1000 Books In 10 Years; Vol. 187-196: The Sandman (Vol. 1-10), by Neil Gaiman

Story telling is an art form.  There is a history to the craft and there is perhaps no story teller on the planet who has as broad an understanding of the history of story telling than Neil Gaiman, and there is no better example of Gaiman’s mastery of the craft of story telling than the Sandman series.  In ten volumes of graphic story telling Gainman acts as a bricaleur who employs the pastiche and appropriation to create a post modern masterpiece that borrows from the Greeks and Romans as much as it borrows from the Judea-Christian tradition and Islamic story telling.  From Asia to Africa to America, from the Renaissance to contemporary story telling,  it seems there is not a single group who traditional story telling is no present in this collection.  But Gaimen doesn’t simply regurgitate stories he’s heard, but rather adds a new mythos around them in order to join them and create something new and fresh.  The tragedy is that there is sadly only ten volumes to this collection.  When you reach the end you know that Gaimen the story teller could easily turn this into an endless collection of stories.  You feel, though satisfied as you may be with the narrative that has unfolded, there is still so much more to read if only Gaiman would continue with the narrative.  But he doesn’t.  Perhaps it is best to leave the audience wanting more.  Perhaps it is better to leave on a high note and know that you haven’t compromised the integrity of the story telling, but when you reach the end of the ten volumes Gaimen has put together, you are left wanting more, unsatisfied and hoping that another ten volumes will be on it’s way shortly.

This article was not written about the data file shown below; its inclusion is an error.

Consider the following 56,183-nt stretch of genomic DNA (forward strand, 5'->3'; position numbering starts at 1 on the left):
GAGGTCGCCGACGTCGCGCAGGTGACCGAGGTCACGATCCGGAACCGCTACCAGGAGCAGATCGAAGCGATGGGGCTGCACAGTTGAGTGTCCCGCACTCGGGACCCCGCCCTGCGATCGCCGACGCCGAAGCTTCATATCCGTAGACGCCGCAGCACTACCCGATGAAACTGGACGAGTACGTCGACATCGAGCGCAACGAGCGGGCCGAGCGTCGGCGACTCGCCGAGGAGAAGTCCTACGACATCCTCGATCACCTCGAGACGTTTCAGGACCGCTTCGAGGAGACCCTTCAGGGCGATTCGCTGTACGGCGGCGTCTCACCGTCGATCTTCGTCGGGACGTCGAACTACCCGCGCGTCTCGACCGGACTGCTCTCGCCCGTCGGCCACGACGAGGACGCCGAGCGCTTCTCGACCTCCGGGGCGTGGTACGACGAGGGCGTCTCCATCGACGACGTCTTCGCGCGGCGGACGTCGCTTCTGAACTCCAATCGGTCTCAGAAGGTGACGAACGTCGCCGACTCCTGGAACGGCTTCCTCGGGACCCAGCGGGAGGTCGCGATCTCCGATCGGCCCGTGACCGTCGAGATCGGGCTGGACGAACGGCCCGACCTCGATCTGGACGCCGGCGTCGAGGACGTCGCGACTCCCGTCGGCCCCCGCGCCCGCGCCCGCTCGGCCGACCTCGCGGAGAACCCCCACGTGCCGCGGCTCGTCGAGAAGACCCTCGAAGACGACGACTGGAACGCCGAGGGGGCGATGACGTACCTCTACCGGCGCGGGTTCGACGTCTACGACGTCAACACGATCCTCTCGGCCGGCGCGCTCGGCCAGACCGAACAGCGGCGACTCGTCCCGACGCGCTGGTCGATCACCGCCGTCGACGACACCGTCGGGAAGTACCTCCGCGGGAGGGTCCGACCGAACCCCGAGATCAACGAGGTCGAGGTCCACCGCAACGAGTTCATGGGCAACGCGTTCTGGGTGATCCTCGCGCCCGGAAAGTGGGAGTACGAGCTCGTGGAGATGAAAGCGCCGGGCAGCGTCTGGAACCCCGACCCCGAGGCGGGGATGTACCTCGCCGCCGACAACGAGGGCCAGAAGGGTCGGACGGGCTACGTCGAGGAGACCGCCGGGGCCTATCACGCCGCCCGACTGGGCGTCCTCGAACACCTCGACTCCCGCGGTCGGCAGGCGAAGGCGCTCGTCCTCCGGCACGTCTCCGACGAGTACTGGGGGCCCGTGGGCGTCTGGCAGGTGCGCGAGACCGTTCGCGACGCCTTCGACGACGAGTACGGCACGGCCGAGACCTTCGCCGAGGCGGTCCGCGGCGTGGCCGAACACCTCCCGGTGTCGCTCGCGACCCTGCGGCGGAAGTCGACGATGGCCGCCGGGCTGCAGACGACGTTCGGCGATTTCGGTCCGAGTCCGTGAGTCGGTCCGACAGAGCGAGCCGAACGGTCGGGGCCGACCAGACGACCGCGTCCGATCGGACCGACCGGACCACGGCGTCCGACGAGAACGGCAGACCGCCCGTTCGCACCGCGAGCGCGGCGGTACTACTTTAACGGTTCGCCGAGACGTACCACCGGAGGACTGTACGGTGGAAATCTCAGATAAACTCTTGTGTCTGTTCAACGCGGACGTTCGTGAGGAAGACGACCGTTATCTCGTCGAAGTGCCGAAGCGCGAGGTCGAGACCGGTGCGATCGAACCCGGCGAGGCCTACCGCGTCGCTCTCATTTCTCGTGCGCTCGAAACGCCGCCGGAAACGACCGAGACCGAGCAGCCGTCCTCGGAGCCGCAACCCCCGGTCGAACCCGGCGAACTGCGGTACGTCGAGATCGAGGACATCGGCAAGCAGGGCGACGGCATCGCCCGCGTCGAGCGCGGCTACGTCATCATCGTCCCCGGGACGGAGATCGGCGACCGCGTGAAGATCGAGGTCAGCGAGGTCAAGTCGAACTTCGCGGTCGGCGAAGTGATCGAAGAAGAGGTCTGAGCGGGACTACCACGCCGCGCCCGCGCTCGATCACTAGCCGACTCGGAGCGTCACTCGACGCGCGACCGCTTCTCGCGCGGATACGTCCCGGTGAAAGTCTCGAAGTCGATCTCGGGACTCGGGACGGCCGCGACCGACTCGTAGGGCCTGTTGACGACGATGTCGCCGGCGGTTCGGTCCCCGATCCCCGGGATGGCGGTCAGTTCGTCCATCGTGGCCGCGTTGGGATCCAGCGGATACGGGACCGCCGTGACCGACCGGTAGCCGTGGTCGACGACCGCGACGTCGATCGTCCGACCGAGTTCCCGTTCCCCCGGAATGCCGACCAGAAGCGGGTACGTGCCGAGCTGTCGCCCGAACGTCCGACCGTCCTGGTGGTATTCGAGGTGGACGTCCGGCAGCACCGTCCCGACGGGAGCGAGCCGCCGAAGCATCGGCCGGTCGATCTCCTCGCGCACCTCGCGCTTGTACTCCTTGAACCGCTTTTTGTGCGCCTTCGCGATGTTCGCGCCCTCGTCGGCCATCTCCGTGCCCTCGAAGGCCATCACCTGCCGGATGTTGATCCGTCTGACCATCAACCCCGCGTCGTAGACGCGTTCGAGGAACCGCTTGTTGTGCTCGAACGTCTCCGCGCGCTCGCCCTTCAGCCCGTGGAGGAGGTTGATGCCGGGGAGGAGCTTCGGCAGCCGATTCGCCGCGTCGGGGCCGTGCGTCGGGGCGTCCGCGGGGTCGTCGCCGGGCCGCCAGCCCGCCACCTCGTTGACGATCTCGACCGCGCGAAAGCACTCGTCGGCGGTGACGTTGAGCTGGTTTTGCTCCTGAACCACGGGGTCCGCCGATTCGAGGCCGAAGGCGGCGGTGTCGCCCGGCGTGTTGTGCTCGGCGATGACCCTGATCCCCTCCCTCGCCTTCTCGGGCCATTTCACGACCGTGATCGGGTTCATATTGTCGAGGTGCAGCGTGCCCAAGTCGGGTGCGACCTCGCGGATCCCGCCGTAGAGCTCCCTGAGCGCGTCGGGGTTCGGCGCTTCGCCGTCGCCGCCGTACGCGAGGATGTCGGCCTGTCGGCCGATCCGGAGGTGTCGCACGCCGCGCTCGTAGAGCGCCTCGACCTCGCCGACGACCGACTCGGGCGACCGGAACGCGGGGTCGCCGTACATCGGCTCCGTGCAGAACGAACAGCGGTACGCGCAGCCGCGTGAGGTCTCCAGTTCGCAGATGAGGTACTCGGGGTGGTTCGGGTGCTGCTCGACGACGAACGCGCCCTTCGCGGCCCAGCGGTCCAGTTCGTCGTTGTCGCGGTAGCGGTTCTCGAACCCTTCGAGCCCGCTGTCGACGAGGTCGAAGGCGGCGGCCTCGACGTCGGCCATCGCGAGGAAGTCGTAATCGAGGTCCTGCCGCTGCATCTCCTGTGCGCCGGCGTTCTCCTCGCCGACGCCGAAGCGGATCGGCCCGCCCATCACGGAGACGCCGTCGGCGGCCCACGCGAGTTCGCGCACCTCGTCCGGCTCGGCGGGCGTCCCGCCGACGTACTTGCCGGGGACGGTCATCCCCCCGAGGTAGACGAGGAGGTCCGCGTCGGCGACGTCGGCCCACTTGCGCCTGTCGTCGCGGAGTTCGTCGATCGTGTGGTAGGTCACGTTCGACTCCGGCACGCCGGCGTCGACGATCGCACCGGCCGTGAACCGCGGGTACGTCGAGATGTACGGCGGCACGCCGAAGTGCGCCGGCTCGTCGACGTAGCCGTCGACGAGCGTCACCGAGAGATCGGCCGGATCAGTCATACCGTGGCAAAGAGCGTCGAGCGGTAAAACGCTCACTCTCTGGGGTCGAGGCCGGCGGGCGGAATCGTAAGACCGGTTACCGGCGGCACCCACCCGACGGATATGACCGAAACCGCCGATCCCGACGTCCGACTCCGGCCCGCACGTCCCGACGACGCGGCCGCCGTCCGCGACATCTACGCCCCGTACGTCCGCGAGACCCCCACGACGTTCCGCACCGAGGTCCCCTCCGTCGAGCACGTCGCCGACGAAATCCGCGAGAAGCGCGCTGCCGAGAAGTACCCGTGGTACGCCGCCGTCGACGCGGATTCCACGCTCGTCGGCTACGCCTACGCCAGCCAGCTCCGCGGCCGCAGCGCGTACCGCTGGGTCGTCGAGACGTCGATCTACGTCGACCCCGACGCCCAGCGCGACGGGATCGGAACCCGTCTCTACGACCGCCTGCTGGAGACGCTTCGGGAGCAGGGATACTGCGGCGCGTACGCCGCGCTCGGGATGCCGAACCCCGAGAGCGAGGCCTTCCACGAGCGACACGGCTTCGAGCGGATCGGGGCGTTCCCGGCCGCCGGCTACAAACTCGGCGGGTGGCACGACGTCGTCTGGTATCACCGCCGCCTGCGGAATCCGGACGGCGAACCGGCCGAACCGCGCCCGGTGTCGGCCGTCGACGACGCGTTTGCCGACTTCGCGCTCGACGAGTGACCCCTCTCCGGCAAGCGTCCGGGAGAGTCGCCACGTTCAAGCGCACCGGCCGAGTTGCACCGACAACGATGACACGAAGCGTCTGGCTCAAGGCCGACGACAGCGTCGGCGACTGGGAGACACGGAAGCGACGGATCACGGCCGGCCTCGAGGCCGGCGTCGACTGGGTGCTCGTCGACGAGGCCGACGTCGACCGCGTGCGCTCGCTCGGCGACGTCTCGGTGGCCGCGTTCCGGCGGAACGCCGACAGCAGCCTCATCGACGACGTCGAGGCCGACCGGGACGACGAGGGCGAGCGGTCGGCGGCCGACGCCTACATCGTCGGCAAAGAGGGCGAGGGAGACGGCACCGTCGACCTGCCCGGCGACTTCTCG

Rambler About Rambler

Jason John Horn is a writer and critic who recently completed his Master's in English Literature at the University of Windsor. He has composed a play, a novella and a number of short stories and satirical essays.

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